[Cover photo courtesy of Scott Bell Photography]
Of all the weapons devised by Man in the long lapse of the centuries, the sword is the only one which combines effectiveness in defence with force in attack, and since its Bronze Age beginnings has gathered round itself a potent mystique which sets it above any other man-made object.
-Ewart Oakeshott, Records of the Medieval Sword.
The sword of early medieval warriors was a refinement of the yard long, double-edged slashing swords developed by the Iron Age Celts and the Germanic tribes of late Antiquity that supplanted them. In form, they were wide-bladed, single-handed weapons designed for fighting with a shield. Usually between 36″ and 42″ [91-107 cm] long, with a weight of only two to three pounds [0.9-1.4 Kg], the early knightly sword had either parallel or slightly tapered edges and an abrupt or somewhat rounded point used for hacking cuts and limited thrusting. The earlier blades were usually a relatively thin, flat cross-section with a wide central fuller to reduce weight and allow for great flexibility. Later swords either had only a partial fuller, with the last third of the blade ending in diamond or hexagonal cross-section, or were of diamond cross-section throughout, but maintained a deeper, narrow fuller running nearly the entire length of the sword. There was no specialized term for this weapon; it was merely called a sword.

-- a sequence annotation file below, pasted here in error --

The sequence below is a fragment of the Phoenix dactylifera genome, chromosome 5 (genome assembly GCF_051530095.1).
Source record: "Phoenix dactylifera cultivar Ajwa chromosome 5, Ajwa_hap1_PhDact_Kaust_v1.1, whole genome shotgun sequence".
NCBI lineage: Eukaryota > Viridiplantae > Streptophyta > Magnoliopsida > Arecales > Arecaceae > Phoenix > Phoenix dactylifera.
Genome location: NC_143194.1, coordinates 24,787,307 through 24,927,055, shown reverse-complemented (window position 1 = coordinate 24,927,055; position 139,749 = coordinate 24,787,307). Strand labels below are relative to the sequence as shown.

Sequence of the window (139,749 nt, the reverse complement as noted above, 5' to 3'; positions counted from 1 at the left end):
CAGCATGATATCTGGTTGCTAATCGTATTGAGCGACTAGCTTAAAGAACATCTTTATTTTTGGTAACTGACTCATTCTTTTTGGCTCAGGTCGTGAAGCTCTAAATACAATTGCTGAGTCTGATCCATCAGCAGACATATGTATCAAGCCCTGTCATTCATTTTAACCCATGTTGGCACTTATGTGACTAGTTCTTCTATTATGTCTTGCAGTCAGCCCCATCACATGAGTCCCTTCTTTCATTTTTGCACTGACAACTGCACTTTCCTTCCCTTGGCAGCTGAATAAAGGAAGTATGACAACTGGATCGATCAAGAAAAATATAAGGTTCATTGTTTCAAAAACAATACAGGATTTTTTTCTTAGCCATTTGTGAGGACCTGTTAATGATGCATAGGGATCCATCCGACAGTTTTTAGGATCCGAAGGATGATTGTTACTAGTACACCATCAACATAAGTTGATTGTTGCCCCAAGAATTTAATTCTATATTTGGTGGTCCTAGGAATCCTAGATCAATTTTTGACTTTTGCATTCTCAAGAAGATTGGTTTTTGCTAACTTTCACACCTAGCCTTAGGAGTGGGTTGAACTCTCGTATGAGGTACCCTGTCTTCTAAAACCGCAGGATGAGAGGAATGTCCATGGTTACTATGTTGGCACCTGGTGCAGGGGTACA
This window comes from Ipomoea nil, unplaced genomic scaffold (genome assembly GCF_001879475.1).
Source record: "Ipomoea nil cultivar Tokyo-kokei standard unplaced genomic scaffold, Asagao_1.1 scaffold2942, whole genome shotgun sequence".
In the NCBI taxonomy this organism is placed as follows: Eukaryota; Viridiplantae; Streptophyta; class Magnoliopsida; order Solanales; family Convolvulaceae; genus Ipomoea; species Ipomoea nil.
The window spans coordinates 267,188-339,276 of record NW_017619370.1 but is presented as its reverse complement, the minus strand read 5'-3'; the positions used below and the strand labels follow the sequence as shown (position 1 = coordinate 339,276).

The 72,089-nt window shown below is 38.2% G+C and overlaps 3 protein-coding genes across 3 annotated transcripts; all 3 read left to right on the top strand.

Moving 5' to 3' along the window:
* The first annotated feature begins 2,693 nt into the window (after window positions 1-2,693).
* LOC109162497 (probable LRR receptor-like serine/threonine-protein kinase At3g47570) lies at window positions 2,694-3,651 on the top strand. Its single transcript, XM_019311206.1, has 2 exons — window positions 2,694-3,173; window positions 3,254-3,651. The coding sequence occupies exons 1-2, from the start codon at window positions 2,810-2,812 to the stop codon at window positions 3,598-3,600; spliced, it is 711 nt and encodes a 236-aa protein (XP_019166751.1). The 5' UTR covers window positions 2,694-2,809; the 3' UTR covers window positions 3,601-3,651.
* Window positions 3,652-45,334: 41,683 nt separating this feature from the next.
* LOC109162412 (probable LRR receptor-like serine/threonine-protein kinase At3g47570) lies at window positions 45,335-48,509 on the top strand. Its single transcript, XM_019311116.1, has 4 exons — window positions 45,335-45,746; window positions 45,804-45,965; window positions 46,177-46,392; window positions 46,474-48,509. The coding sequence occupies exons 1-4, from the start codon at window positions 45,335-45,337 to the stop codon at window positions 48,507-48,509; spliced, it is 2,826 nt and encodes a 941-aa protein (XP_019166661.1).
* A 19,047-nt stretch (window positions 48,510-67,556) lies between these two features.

The same changing battlefield conditions of the High Middle Ages that led to the development of the longsword, also led to the development of new varieties of arming swords, as the one-handed weapon was now sometimes called, because it was as a sidearm worn while “in arms”. Fullers were often made short and wide, allowing the weapon to be stiffer near the tip as a new emphasis was put on the thrust. By the mid-14th century some swords carried this emphasis even further by replacing the fuller altogether with a riser, a raised spine, making a very stiff blade, and/or with sharply tapering edges, producing the silhouette of a broad isosceles triangle.
In the late 15th century, some arming swords had a simple ring affixed to their guard, so that the index finger could be wrapped around the cross for greater point control, without being endangered if the opponent’s blade sliding down its length. By the end of the century, this simple ring was also sometimes accompanied by a knuckle bow, and the first “complex-hilts” were born.
During the 16th century, sword blades often became slightly slimmer, longer (34-36″ [86-107 cm]) and more tapered, allowing for smaller, faster cuts and greater point control. It is from this development of the sword that the rapier would evolve. Eventually, the new hilts became the “swept hilt” and then eventually grew into the basket hilt of the late 16th, 17th and 18th centuries. Yet, while the development of the hilt eliminated the need for a gauntlet, the overall method of fencing with this weapon seems to have changed very little from dei Liberi in 1409 to Angelo dall’Aggochie in 1572. For a time in the late 16th century, all of these variations of the arming sword, cruciform hilt, simple and swept complex hilt and basket-hilt, and all would have largely been used in the same fashion.